Tag Archives: sundried tomato

Gluten-Free Vegan Pumpkin, Sundried Tomato Bread!

I’ve been working on my baking with encouragement and inspiration from Somer at VegedOut and Annie of An Unrefined Vegan. These two ladies are ace bakers and manage to survive without eggs, milk and sometimes even wheat. Pastries are a little easier since lower protein flours have a good texture for cakes and cookies, but not bread. Bread is the one thing we can’t reliably get that’s gluten-free, vegan and tasty. Usually commercially available breads fit one or two of those three criteria. Therein lies my quest.

My early attempts at gluten-free vegan bread were unreliable and didn’t always rise properly so things have come up a few notches since then.

One of the big things was getting a stand mixer with a dough hook. I can knead bread myself, but this makes mixing much more consistent. I got a cheap used $55 3.5 quart stand mixer. I’ll probably get something nicer when this one goes, but for now it’s perfect for experimenting.

The biggest issues I find with gluten-free vegan bread is that it’s usually dry, crumbly and/or dense. I’m still struggling with these issues, but things are improving slowly but surely.

My ever evolving bread recipe is currently as follows.

1 cup garbanzo flour

1 cup brown rice flour

1 cup teff flour

1/2 cup chopped sundried tomato

1/2 cup chopped nuts, sunflower seeds or pumpkin pits (shelled)

1 tsp herbes de provence

1 tsp salt

1 tsp xanthan gum

1 tsp yeast (or one packet)

1/4 cup flax meal

1 cup water, warmed slightly in the microwave

1/4 cup olive oil

1/4 cup maple syrup

1/3 cup tinned unsweetened pumpkin

Preheat the oven to 300F/150C. I combine the dry ingredients (except for the yeast in a bowl. Mix them lightly.

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I combine the water (warmed) and dissolve the yeast in it and then put that and the rest of the wet ingredients including the pumpkin in the bowl of my trusty stand mixer and give it a quick mix on the lowest setting. Then I wait for 3-5 minutes until the yeast starts to activate and look bubbly.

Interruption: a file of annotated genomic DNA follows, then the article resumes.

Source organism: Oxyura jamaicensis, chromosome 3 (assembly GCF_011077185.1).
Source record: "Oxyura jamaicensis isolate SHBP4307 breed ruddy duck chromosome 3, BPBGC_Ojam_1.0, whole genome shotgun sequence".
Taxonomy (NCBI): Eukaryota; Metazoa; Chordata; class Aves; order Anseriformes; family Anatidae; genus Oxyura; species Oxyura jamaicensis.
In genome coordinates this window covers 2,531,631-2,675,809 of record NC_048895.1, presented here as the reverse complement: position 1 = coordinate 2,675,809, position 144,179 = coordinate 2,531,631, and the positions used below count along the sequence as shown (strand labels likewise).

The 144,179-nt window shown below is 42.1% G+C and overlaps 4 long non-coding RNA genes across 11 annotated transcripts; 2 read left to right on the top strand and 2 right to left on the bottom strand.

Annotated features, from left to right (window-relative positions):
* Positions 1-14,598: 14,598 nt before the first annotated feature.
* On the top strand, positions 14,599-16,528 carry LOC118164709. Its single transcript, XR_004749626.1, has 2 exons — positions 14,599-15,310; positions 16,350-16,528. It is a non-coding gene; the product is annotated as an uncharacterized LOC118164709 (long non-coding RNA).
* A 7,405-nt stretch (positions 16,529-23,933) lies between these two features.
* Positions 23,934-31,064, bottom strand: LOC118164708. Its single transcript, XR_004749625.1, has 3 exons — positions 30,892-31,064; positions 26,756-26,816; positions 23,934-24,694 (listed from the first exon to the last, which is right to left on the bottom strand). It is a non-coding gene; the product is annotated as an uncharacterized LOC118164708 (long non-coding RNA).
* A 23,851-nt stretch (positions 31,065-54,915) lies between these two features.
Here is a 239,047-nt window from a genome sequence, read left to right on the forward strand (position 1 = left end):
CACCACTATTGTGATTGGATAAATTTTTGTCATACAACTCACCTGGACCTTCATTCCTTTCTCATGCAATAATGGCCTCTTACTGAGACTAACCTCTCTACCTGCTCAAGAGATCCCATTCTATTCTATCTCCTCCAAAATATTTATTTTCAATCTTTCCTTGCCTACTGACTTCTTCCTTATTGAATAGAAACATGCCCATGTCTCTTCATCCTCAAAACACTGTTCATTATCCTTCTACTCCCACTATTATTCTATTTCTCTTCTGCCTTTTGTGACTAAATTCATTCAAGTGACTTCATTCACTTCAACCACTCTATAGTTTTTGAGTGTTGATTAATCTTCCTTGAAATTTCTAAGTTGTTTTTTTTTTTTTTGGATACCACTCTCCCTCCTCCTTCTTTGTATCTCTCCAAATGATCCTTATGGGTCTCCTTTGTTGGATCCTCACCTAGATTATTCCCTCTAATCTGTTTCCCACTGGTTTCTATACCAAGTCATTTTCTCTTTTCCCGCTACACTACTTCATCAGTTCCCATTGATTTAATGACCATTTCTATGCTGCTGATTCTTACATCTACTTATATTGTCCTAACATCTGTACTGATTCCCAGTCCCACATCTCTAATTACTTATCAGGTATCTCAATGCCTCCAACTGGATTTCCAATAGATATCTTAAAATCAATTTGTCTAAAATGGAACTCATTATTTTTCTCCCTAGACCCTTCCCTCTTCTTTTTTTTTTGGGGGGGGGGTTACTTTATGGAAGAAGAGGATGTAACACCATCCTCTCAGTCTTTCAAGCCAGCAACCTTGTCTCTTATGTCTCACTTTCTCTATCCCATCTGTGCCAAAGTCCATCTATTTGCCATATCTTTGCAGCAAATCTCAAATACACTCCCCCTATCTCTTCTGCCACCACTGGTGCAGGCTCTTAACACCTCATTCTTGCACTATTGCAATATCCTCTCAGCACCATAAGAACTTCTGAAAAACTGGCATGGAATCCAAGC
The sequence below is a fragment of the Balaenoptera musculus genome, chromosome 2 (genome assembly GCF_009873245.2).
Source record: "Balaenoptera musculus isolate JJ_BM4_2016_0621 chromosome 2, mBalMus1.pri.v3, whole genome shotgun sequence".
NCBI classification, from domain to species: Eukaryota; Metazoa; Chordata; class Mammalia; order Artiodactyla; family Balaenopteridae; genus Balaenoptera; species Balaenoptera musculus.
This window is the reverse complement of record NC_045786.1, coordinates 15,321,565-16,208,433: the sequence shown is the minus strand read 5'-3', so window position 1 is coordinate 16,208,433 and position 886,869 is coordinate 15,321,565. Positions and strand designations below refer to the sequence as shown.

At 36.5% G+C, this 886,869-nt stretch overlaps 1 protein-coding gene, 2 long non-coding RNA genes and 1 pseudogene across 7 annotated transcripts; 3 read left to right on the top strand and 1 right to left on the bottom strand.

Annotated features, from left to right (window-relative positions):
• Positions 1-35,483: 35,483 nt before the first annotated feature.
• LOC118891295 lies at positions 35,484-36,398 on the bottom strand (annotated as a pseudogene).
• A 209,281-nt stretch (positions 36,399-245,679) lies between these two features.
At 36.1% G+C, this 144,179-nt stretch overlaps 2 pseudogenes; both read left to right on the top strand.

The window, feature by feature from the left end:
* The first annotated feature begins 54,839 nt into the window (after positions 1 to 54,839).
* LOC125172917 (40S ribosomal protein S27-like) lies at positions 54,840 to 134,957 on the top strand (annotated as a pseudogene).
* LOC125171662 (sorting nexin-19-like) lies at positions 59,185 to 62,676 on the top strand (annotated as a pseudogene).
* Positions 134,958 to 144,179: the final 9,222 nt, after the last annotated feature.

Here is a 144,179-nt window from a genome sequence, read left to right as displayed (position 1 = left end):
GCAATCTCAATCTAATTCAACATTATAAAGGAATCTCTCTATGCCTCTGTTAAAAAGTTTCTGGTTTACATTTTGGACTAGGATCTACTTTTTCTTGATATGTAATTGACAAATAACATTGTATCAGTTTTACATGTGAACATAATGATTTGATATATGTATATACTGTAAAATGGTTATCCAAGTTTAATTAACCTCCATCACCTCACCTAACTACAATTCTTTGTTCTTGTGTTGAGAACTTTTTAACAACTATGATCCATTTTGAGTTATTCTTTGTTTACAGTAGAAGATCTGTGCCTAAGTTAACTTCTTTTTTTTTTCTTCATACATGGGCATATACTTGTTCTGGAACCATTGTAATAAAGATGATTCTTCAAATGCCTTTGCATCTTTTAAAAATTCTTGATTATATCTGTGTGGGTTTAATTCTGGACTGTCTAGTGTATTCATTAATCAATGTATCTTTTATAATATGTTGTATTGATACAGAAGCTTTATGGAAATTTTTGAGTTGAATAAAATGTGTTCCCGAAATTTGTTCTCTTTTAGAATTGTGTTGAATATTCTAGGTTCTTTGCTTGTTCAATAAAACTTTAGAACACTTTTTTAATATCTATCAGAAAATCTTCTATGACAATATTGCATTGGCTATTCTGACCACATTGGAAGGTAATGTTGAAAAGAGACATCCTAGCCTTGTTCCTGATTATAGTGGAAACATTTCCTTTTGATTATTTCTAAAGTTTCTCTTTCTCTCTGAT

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After that I start to add the dry ingredients one cup at a time until it’s all mixed and doughy. It’s usually pretty sticky but holds its form well. I plop that onto a floured baking sheet and quickly mold it into a loaf form. (I haven’t tried any other formation, but you’ll know when I do!)

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I slash the top of the loaf to allow some of the steam to escape. When I tried skipping that step I ended up with a loaf of bread that looks like it exploded in the oven. I baked this for 2 hours and then started checking every 5 minutes to see if it was cooked all the way through by checking to see if a knife inserted into the middle of the loaf came out clean.

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This bread is still a little dense, but the flavor and texture are getting there fast. We’ve been enjoying it for simple things like grilled ‘cheese’ or toast with jam or vegan cream cheese.

 

This is Christie, signing off!

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Spinach Pesto!

Brent and I have been pretty lazy lately and that’s mostly burrito kick since we found gluten-free wraps made from teff. This wasn’t one of those nights.

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All you need is the following in your blender.

1 cube of veggie bouillon

juice from a lemon

1/4 cup of hemp hearts (pine nuts work too but hemp is cheaper and more sustainable)

5-6 cloves of garlic (more if you like it spicy)

1 large bunch of spinach (frozen is fine)

1 tsp flake red pepper

1 tbsp nutritional yeast

1 block of silken tofu (use a cup of dry cashews, soaked overnight if you’ve got a soy allergy)

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BLEND! We served ours with pasta that we tossed with chickpeas, sun dried tomato and porcini mushrooms.

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It was definitely a worth while experiment because it was tasty and loaded with nutrients.

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This is Brent and Christie, signing off!

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Has everybody gone crackers?

I like to make juice. Like… serious health conscious vegetable juice. If that’s your bag, this post is for you.

Tonight I made some juice from 6 carrots, 1 apple, 1 peeled lemon, one beet and a generous chunk of fresh ginger. In the early days of enjoying my frosty beverages I was thinking of things to do with the leftover pulp.